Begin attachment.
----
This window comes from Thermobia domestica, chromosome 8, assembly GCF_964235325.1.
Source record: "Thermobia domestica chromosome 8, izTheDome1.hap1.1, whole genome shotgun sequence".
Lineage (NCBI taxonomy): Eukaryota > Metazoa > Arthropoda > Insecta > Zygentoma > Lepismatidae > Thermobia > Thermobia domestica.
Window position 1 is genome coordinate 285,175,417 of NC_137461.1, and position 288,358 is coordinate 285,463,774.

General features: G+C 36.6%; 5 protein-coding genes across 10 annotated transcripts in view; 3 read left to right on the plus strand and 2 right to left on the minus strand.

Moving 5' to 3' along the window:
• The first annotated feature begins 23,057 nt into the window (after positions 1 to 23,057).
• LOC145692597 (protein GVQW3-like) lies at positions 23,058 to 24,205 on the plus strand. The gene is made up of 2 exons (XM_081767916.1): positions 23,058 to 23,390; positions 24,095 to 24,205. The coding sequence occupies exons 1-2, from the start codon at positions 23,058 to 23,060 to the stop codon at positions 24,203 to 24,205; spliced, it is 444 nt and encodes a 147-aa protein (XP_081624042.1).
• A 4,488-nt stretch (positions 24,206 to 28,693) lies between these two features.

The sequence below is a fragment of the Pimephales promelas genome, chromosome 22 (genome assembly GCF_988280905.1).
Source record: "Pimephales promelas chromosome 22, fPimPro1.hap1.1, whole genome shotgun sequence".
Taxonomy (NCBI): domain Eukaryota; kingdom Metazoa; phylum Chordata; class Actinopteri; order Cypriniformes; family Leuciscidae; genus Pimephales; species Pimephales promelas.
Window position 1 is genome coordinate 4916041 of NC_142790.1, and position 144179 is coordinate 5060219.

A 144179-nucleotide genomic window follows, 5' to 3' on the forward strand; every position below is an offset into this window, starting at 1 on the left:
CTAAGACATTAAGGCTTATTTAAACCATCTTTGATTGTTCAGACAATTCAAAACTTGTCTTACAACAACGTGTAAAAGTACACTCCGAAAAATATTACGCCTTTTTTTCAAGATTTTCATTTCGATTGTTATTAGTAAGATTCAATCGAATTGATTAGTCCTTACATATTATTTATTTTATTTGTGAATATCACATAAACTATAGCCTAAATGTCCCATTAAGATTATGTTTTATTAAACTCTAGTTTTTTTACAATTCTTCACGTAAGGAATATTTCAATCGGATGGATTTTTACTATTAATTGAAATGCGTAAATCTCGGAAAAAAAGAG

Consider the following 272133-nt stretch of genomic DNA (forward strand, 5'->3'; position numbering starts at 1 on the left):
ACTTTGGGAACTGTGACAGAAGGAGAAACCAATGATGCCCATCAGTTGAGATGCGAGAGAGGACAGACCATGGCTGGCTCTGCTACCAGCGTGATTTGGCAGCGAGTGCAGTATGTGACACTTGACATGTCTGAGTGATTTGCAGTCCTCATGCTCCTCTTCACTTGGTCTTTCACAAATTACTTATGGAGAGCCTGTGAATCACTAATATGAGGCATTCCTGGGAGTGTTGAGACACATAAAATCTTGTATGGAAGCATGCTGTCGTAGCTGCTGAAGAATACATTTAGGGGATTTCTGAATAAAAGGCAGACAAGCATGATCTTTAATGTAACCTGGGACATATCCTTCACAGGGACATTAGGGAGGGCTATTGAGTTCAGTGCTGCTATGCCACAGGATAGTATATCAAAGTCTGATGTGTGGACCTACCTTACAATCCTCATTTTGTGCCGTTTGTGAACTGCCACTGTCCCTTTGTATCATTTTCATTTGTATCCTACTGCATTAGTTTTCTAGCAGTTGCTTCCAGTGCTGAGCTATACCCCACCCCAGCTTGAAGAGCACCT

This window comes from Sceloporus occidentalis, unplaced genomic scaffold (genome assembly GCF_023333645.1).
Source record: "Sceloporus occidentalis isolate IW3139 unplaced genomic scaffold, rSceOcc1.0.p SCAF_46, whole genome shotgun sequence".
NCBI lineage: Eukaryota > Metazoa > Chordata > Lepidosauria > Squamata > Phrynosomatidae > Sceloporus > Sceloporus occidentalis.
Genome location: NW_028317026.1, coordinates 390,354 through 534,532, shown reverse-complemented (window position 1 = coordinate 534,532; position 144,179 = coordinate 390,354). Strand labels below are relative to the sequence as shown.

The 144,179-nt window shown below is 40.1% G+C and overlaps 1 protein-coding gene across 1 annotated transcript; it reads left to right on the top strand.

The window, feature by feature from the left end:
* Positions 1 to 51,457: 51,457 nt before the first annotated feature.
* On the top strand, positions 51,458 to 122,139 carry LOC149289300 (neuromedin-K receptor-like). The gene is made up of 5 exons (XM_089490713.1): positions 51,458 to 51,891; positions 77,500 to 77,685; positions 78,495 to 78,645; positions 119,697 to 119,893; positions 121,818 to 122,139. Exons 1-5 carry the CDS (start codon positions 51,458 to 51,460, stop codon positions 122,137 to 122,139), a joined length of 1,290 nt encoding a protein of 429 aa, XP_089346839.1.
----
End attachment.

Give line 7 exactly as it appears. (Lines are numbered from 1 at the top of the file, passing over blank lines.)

• The first annotated feature begins 23,057 nt into the window (after positions 1 to 23,057).